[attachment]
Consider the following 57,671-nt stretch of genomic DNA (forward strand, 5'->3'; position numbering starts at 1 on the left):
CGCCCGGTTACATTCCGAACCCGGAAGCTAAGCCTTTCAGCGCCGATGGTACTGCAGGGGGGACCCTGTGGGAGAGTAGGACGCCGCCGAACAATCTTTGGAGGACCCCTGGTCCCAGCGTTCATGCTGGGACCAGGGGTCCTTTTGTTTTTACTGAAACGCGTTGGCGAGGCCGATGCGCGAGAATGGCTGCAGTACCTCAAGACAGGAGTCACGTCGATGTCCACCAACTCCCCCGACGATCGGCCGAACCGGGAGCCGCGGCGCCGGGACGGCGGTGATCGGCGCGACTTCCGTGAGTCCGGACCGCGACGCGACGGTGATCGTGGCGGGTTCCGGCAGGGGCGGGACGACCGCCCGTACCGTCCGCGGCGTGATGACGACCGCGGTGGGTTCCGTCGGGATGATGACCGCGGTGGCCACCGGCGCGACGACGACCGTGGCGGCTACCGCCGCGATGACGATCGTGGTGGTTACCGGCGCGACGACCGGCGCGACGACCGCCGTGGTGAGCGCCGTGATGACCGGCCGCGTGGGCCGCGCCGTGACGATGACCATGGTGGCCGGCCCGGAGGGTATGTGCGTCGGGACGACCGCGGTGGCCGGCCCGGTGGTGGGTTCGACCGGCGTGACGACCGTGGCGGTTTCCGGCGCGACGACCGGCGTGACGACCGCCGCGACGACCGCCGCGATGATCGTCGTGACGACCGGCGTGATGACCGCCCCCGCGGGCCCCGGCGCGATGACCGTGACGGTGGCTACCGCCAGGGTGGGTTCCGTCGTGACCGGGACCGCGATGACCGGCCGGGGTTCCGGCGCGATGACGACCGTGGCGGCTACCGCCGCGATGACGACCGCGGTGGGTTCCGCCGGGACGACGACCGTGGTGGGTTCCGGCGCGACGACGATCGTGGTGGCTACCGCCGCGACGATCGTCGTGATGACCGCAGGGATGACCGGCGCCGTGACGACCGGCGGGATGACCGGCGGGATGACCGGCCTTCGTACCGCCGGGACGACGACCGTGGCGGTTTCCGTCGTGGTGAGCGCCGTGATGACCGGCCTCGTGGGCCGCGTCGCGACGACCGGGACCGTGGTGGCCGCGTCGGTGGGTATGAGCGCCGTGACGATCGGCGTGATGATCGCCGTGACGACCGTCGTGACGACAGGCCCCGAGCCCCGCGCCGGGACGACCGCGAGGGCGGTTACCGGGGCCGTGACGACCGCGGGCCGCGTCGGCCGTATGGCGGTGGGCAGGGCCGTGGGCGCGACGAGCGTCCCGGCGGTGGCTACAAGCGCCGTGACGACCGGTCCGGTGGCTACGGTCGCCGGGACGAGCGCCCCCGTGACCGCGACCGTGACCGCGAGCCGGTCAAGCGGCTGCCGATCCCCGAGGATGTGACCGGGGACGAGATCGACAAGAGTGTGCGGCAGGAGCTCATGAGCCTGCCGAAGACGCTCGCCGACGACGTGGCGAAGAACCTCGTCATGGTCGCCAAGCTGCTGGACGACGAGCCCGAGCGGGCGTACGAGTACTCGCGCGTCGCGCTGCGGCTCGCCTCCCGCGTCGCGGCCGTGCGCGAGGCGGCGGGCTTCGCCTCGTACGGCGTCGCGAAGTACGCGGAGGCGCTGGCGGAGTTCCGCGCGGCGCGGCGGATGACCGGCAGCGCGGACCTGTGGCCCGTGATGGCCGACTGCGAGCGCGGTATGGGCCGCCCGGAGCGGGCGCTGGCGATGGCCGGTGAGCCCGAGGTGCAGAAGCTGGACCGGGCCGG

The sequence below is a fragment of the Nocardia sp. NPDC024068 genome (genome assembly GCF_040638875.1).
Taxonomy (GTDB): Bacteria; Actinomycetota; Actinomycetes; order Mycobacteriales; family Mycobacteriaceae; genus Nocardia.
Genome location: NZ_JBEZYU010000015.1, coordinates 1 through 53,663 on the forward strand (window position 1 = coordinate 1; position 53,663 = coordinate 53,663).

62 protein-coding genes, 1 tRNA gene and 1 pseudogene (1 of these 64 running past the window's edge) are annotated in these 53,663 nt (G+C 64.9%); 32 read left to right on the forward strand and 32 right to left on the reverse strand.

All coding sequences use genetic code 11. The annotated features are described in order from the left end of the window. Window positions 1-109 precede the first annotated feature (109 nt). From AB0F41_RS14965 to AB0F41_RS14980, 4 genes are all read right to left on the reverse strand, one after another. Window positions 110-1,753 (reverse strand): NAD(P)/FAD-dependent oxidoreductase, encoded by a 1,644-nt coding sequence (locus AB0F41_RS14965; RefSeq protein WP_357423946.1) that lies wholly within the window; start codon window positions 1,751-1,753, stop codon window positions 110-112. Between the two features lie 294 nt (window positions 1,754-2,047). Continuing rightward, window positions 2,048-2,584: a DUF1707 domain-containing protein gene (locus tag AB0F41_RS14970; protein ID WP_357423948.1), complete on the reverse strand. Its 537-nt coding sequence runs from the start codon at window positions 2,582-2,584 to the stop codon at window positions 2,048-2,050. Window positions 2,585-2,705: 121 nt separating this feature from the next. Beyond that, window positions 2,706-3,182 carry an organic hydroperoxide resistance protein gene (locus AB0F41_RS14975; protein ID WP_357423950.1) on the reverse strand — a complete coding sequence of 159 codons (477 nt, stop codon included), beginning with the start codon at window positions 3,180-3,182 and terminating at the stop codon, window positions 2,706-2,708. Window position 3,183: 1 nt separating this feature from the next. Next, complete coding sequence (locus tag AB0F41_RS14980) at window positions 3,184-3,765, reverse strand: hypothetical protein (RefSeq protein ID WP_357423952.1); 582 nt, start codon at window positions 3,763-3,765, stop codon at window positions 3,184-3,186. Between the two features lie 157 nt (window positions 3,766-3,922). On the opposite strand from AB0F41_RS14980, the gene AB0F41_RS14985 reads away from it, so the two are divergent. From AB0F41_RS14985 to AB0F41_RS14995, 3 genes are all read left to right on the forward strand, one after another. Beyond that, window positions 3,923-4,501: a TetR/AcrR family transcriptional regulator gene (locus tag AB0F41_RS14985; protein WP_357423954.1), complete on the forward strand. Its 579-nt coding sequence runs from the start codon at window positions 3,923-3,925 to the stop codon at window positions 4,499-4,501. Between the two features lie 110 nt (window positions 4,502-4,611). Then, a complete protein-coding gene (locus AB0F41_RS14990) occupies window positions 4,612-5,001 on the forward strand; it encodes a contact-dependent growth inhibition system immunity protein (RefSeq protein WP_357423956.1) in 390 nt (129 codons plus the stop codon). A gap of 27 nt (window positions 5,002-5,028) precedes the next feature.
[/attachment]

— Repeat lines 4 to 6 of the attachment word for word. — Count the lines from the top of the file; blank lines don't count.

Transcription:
Taxonomy (GTDB): Bacteria; Actinomycetota; Actinomycetes; order Mycobacteriales; family Mycobacteriaceae; genus Nocardia.
Genome location: NZ_JBEZYU010000015.1, coordinates 1 through 53,663 on the forward strand (window position 1 = coordinate 1; position 53,663 = coordinate 53,663).

62 protein-coding genes, 1 tRNA gene and 1 pseudogene (1 of these 64 running past the window's edge) are annotated in these 53,663 nt (G+C 64.9%); 32 read left to right on the forward strand and 32 right to left on the reverse strand.